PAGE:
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New Microfluidic Device Allows Researchers to Measure Cell Growth...by the Picogram

By Jeffrey Marlow
Oct 12, 2016 5:24 PMOct 15, 2019 4:19 PM
Understanding how growth rates of individual cells varies is a key priority for microbiologists. (Image: NIH/Aleksey Chudnovskiy and Miriam Merad, Icahn School of Medicine)
Understanding how growth rates of individual cells varies is a key priority for microbiologists. (Image: NIH/Aleksey Chudnovskiy and Miriam Merad, Icahn School of Medicine)


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Growth rate is a fundamental aspect of life, a metric that can separate biology’s winners and losers. Even a small advantage can lead to complete dominance in short order, given the exponential scaling patterns of biological growth. Calculating growth rate is pretty straightforward when you’re looking at plants or animals, where it’s possible to measure an organism’s mass with relative ease. But what about microbes? How can minuscule changes in a cell’s mass be measured when the whole organism weighs just a picogram (10-12 grams)?

Over the last few years, physicists, biologists, and nanoscale engineers have joined forces to tackle this question. One camp has examined cells under the microscope, tracking their expanding diameters over time, but this method makes broad assumptions about cell geometry and takes a long time. A different approach pioneered by Scott Manalis, a Professor of Biological Engineering at MIT, combines microfluidics and resonating cantilevers to calculate a cell’s mass as it flows through tiny channels just three microns across.

The cantilever principle is functionally similar to a seesaw. Sit an NFL lineman on the opposite end, and you’ll have a much harder time moving up and down than if your playmate were a toddler. In the microfluidic chip, the cantilever (essentially a finger-like extension, the cell flows out to the end and back again) shakes at a predictable frequency based on the mass distributed within it. With a light cell inside, it moves quickly; heavier cells cause the oscillations to slow down.

This is all relatively well-understood physics, but what’s remarkable is that the device has enough resolution to watch cells grow in real time. Earlier efforts have kept individual cells in a single cantilever for ten minutes or more – long enough to detect a changing mass. But if you can only measure one cell at a time, larger studies of individual variation within a larger population, or a comparison of different types of organisms, will take a prohibitively long time. The latest study from the Manalis lab solves this problem by combining a dozen cantilevers in series, tracking individual cells as they flow through the system over about 20 minutes. This way, it’s still possible to watch each one for the necessary amount of time, but several cells can be in the pipeline at the same time.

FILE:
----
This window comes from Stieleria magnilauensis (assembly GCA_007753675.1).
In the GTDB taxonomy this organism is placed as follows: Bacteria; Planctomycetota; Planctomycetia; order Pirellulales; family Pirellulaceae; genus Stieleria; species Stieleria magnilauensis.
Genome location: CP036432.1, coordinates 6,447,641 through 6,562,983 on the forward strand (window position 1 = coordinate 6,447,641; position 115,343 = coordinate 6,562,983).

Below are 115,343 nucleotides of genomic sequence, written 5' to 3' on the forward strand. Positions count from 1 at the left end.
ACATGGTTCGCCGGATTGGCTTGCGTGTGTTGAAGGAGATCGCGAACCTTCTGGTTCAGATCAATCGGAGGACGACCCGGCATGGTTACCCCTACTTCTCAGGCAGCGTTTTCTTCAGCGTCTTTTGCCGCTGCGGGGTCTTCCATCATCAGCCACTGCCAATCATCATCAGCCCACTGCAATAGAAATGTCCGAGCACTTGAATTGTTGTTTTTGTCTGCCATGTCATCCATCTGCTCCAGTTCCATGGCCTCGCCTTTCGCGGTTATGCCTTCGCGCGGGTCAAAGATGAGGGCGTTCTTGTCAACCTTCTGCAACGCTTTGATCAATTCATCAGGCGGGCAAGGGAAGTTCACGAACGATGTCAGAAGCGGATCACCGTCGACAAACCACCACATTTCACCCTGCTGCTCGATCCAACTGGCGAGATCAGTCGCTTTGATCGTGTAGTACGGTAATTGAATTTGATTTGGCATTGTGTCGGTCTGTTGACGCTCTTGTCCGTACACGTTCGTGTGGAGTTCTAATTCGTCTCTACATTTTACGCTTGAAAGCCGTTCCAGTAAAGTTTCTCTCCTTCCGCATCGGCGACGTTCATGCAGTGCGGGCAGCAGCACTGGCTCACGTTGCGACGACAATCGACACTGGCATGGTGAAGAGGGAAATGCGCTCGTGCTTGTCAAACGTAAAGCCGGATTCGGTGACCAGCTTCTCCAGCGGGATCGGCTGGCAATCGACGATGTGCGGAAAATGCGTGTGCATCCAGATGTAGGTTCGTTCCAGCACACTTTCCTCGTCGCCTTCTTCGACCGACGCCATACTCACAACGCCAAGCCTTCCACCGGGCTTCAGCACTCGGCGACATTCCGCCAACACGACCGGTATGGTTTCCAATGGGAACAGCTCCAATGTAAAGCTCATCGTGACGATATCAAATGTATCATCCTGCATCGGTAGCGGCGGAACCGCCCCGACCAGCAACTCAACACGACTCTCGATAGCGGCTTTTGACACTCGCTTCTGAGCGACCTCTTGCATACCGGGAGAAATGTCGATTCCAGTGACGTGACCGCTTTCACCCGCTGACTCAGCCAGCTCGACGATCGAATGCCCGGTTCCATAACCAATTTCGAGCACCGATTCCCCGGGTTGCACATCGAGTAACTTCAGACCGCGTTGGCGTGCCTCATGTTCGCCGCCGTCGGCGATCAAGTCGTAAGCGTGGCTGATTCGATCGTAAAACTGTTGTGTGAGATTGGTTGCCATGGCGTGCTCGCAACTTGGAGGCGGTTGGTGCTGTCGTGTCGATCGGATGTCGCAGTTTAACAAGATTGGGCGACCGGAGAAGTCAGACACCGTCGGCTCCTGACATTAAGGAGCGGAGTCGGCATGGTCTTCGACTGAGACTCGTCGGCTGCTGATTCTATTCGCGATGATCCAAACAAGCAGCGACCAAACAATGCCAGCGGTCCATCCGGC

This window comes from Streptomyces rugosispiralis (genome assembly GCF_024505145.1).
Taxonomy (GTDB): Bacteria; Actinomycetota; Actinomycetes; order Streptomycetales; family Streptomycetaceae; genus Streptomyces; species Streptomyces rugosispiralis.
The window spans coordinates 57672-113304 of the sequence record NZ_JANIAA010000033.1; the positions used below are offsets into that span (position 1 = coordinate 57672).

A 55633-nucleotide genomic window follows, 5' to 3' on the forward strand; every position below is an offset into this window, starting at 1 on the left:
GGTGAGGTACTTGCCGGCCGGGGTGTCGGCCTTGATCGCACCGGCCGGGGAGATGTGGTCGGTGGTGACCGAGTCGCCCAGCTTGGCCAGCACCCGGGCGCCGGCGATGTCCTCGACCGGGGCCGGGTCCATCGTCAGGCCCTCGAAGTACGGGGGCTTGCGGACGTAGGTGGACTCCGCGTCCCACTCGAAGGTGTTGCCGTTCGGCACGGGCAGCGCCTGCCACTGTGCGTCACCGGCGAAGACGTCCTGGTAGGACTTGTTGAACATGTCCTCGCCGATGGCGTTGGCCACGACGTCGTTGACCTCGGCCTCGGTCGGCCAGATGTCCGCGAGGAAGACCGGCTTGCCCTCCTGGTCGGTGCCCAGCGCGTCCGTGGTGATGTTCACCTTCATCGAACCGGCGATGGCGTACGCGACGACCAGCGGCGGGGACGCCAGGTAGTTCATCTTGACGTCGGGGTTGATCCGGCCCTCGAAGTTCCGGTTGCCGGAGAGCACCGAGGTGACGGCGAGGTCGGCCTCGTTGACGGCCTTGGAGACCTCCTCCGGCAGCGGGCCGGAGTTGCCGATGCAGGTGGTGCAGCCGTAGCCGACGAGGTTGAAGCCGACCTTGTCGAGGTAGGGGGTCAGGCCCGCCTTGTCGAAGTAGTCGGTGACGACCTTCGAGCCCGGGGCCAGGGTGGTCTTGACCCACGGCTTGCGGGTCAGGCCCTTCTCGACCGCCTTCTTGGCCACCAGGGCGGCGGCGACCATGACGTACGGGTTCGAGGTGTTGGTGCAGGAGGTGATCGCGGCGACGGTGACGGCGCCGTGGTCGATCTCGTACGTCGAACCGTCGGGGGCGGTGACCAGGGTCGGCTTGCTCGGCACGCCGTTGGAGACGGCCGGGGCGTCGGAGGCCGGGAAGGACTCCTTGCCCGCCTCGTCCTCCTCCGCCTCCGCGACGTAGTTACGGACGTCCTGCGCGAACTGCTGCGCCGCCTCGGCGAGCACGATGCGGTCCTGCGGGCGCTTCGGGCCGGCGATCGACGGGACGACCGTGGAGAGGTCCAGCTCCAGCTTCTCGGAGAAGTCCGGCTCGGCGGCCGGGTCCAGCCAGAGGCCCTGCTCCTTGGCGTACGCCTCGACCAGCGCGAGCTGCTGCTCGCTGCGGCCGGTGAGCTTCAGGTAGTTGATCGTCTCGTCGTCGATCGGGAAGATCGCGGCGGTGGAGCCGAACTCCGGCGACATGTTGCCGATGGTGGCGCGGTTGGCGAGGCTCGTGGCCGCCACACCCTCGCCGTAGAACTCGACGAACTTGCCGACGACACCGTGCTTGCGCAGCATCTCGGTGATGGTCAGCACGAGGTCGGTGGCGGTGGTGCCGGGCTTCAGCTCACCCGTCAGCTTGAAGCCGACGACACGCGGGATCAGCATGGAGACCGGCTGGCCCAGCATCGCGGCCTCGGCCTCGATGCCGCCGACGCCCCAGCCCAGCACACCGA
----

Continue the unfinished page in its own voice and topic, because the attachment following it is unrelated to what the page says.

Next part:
Measuring the growth rates of individual cells is more than just a technically astounding parlor trick – it brings the microbial realm into view as a diverse, varied world where individual cells exhibit distinct behavior. When microbiologists lack this type of resolution, they default to bulk analyses, like sequencing all of the DNA in a scoop of mud, or measuring overall increases in cell abundance in a microbial culture. Such large data umbrellas can obscure important trends – it’s like analyzing economic drivers by looking at a country’s average overall growth rather than partitioning the data by cities or neighborhoods: narrowing the scope reveals more detailed relationships among variables and exposes root causes.

After proving the device’s efficacy with human cells, Manalis' team moved on to microbes. They showed that dormant yeast cells are able to re-start metabolism almost immediately after being reintroduced into a nutritious medium, growing at a rate of about 20% per hour right off the bat. With E. coli cells, individual growth rates were tightly clustered, revealing an average doubling time of 19.4 minutes. Adding the antibiotic kanamycin led to a dramatic decline in growth rate, providing an opportunity to quantify the kinetics of drug effectiveness.

Seeing the world at the scale of an individual microbe is an extremely valuable contribution to experimental microbiology, and alluring possibilities await. To date, cantilever-based microbial analyses have all involved single-species cultures under uniform growth conditions. Examining mixed microbial populations representative of distinct microbiomes – and linking growth rate to identity – would provide unprecedented resolution on interspecies heterogeneity and broader ecosystem function. In the meantime, throughput and sensitivity of cantilever-based growth devices will undoubtedly increase, bringing microbial-scale view of the world into ever greater resolution.

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